After years of attempting to practice civil engineering in the environmental field, there have been many times when I have felt like my profession is not very civil. We engineers tend to take on projects not so much to make the world a better place, but rather to use the tools of our trade. And the impacts on the natural world do not speak highly of our practices. Climate change, impaired waters, polluted air, ever expanding landfills, and the proliferation of pavement - are but a few of the monuments that can be tied back to the work of the engineer. Legacies such as these make me question my work in the field.
Most of us engineers still have not grasped the failures of our practice. Often time’s insights from those outside the practice can shed some light on the problem, if we are willing to take off our blinders. One such example of insight can be found in a lecture that Aldo Leopold presented to attendees from the University of Wisconsin College of Engineering in 1938. The text from the lecture can be found in the book THE RIVER OF THE MOTHER OF GOD – AND OTHER ESSAYS BY ALDO LEOPOLD.
As is typical of Leopold’s work from the time, he demonstrates an amazing ability to tell it like it is - which unfortunately is the way it still is 74 years later. Some excerpts from his lecture follow.
[…], the word “engineer” in the minds of some conservationists is associated with an attitude toward natural resources which they dislike. It evokes in them a mental image of marshes needlessly drained, of rivers expensively channeled to revive an expiring navigation, of floods aggravated by stream straightening and by constructing levees, of irrigation reservoirs silted before the maturity of their bonds, and of a veritable mycelium of roads at least a part of which are built regardless of cost or need.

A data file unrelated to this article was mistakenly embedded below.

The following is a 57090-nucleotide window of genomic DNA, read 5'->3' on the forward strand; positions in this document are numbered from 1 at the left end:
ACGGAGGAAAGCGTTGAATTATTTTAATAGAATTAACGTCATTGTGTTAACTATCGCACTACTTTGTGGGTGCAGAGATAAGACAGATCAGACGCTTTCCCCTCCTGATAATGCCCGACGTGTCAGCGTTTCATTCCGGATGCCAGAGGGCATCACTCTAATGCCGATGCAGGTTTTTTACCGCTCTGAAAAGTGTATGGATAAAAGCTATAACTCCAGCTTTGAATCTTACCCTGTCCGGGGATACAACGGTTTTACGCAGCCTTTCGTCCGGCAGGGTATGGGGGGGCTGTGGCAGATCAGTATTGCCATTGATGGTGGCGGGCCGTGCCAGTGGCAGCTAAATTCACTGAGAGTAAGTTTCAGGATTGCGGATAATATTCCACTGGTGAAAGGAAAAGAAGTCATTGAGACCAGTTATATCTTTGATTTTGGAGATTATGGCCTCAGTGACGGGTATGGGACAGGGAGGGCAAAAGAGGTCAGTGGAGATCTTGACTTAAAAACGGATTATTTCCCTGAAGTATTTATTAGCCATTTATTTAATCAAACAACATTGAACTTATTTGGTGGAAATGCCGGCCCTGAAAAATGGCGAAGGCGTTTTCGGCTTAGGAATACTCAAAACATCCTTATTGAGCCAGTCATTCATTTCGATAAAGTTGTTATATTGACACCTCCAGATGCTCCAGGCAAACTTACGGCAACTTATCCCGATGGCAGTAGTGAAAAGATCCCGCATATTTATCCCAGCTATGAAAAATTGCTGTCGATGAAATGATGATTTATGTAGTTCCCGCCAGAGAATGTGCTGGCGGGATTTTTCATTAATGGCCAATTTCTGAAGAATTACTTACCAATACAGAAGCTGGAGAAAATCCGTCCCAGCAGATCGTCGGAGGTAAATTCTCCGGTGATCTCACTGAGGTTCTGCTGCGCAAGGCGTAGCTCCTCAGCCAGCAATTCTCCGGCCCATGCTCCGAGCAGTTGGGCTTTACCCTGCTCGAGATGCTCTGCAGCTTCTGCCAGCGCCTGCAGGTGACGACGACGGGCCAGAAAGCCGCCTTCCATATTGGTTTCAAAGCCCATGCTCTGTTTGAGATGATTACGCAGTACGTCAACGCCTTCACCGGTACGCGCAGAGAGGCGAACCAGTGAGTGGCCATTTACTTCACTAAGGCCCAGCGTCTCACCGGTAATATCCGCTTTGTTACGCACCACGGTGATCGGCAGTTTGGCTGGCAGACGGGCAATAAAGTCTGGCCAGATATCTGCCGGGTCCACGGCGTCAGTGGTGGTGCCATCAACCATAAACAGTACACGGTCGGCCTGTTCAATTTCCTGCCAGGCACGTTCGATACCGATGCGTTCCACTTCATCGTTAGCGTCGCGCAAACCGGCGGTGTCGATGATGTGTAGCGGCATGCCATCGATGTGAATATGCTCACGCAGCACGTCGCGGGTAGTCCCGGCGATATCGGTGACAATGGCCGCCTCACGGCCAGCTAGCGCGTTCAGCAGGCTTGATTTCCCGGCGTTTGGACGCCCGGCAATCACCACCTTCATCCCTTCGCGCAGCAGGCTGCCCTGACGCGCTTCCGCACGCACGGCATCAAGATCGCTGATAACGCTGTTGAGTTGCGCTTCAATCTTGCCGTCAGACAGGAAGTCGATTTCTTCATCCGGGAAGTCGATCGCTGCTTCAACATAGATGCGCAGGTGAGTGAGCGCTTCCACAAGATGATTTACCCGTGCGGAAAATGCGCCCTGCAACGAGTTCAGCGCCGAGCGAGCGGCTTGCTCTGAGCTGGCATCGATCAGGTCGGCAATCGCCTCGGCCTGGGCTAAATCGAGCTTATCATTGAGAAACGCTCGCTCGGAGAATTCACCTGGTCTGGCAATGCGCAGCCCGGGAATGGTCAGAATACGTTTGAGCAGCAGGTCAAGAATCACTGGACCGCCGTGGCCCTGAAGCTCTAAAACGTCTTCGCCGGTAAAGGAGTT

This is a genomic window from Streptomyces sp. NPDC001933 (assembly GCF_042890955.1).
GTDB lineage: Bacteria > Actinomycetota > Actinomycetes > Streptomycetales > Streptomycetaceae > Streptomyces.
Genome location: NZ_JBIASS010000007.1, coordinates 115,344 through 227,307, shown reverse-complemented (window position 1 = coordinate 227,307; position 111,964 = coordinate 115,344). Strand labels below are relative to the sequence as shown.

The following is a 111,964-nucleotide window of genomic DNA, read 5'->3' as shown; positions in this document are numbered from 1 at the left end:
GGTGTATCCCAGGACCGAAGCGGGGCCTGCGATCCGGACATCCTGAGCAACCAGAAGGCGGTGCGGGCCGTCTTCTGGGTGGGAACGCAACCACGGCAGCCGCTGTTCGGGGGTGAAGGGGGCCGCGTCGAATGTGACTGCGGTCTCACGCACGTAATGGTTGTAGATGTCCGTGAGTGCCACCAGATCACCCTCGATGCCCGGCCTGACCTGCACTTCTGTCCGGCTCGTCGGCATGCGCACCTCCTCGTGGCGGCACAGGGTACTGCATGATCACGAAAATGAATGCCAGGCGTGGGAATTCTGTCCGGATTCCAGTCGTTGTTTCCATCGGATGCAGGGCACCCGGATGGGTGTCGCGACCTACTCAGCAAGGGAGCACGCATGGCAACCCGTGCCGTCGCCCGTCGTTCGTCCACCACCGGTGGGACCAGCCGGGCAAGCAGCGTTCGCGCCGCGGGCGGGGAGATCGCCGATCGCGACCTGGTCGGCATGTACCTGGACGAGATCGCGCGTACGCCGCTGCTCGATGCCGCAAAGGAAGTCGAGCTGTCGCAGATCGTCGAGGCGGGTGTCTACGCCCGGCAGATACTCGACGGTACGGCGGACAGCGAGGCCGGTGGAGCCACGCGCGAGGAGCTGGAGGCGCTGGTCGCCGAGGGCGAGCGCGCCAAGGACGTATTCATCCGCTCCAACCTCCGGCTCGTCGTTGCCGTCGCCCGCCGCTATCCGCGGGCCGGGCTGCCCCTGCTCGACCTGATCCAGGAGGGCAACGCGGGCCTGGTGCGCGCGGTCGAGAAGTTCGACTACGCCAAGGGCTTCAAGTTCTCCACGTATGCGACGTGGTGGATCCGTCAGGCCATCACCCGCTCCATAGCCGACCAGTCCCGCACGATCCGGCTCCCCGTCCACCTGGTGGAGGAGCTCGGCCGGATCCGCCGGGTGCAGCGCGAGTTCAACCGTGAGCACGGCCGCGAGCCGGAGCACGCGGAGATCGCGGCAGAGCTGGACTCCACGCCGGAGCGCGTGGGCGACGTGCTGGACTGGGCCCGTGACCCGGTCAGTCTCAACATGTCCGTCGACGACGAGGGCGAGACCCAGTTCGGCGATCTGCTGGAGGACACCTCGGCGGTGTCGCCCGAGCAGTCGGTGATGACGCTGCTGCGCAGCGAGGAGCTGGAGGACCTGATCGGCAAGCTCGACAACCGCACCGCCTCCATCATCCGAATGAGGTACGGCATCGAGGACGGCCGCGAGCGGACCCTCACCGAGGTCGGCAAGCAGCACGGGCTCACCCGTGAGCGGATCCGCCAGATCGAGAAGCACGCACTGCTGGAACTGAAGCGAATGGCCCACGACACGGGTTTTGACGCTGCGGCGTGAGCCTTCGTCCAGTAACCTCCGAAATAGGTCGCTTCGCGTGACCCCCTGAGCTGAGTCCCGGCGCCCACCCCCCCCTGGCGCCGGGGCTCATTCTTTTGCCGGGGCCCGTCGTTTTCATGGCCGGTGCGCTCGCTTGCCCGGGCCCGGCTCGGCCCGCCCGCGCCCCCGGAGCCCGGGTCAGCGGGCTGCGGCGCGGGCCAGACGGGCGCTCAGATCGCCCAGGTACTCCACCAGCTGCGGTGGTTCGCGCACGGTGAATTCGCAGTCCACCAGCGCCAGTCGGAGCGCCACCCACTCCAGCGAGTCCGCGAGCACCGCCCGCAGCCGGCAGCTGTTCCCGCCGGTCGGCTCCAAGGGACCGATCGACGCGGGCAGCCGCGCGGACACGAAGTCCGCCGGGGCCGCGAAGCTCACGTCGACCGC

We may perhaps strike at the root of the matter by this generalization: the engineer believes, and has taught the public to believe, that a constructed mechanism is inherently preferable to a natural one.
[…] the engineer is to me a symbol for a state of the public mind, as well as a professional man who has made mistakes. The cited instances of error are chargeable to voters and politicians as well as engineers. […]. Every professional man must, within limits, execute jobs people are willing to pay for. But every profession in the long run writes its own ticket. It does so through the emergence of leaders who can afford to be skeptical out loud and in public […].
The engineer has respect for mechanical wisdom because he created it. He has disrespect for ecological wisdom, not because he is contemptuous of it, but because he is unaware of it. We have, in short, two professions whose responsibilities overlap much, but whose respective zones of awareness overlap only a little.
Engineering is clearly the dominant idea of the industrial age. What I have here called ecology is perhaps one of the contenders for a new order. In any case our problem boils down to increasing the overlap of awareness between the two.
The tools which the engineer has given the public are so crude and powerful that they invite coercive use. It is not likely that the public will lay them down. The only alternative is the pooling of engineering and ecological skills for wiser use of those tools.
[…]: our tools are better than we are, and grow better faster than we do. They suffice to crack the atom, to command the tides. But they do not suffice for the oldest task in human history: to live on a piece of land without spoiling it.
It is time for us in the field of engineering to take off the blinders and understand the fields we work in – the ecology. We need to realize we are not the engines of the economy, but the creators of civility. We need to retool our trade, before it is too late.